Researchers at the University of New England who have been studying the side effects of drugs for more than a decade have discovered that antipsychotic drugs are getting into bone marrow, making it difficult for them to fight off infections.
Antipsychotic medications, such as Risperidone, are some of the most highly prescribed drugs in the United States. They are widely prescribed for diverse psychiatric conditions including schizophrenia, bipolar disorder and depression. They are also prescribed “off-label” for many conditions where they have not been proven to have a beneficial effect. Clinical reports indicate that schizophrenics have three times the risk of infection compared to population norms, but the role medications play in these risks has never been clear.
In a recent study, the researchers showed that the psychiatric drug Risperidone infiltrates bone marrow in concentrations higher than found in the bloodstream. The bone marrow is where most of our immune system cells are born, develop and mature.
Karen Houseknecht, Ph.D., associate provost for Research and Scholarship and senior author on the study, discovered that psychiatric drugs can be found in bone marrow of experimental animals while examining the effects of psychiatric drugs on bone health. This led her to hypothesize that high drug concentrations in bone marrow may impact the biology of the cells found in marrow, including immune cell function, and can result in increased susceptibility to infection. Houseknecht, a pharmacologist who has been studying the metabolic side effects of antipsychotic drugs, including increased risk for diabetes and bone fractures, reached out to her colleague Meghan May, Ph.D., an infectious disease specialist, to help address this important question.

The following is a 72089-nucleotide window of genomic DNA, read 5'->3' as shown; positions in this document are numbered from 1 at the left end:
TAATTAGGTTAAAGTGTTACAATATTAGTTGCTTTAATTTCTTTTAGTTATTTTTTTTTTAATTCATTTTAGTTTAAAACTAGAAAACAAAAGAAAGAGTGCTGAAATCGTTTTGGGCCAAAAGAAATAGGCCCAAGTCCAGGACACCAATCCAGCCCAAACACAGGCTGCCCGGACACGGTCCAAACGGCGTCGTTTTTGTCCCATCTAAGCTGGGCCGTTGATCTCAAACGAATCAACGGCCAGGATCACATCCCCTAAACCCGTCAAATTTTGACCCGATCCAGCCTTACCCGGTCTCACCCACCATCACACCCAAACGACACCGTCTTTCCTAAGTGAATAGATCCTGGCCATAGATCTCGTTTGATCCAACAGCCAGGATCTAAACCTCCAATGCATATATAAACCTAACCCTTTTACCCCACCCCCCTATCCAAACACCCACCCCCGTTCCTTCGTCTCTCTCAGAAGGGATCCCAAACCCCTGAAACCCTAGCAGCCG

In their study, researchers treated healthy mice with these drugs for four weeks. Risperidone concentrations in the marrow of the mice were 10 to 15 times higher than in the bloodstream. After five days of treatment, Risperidone treatment blocked cell receptors instead of activating them, preventing defense against twenty-one different infectious diseases.
“I couldn’t believe how impacted these animals were,” said May, a professor of microbiology and infectious disease in the UNE College of Osteopathic Medicine, and one of the study’s authors. “The immune cells in the mice who were given the drug were either very immature looking and not effective or they were dead. The reason why it was so jaw dropping to me was that the dose we gave them was on the low end.”
The data are consistent with increased susceptibility to infection in patients administered these medications and can have profound implications for off-label prescribing to vulnerable patient populations including children and the elderly. “Understanding the adverse side effects of these important psychiatric health medications is crucial in informing prescribing practices and patient monitoring to ensure better health outcomes,” said Houseknecht.
This first study has already led to further research involving a large group of students, including undergraduate, medical, and international exchange graduate students at UNE.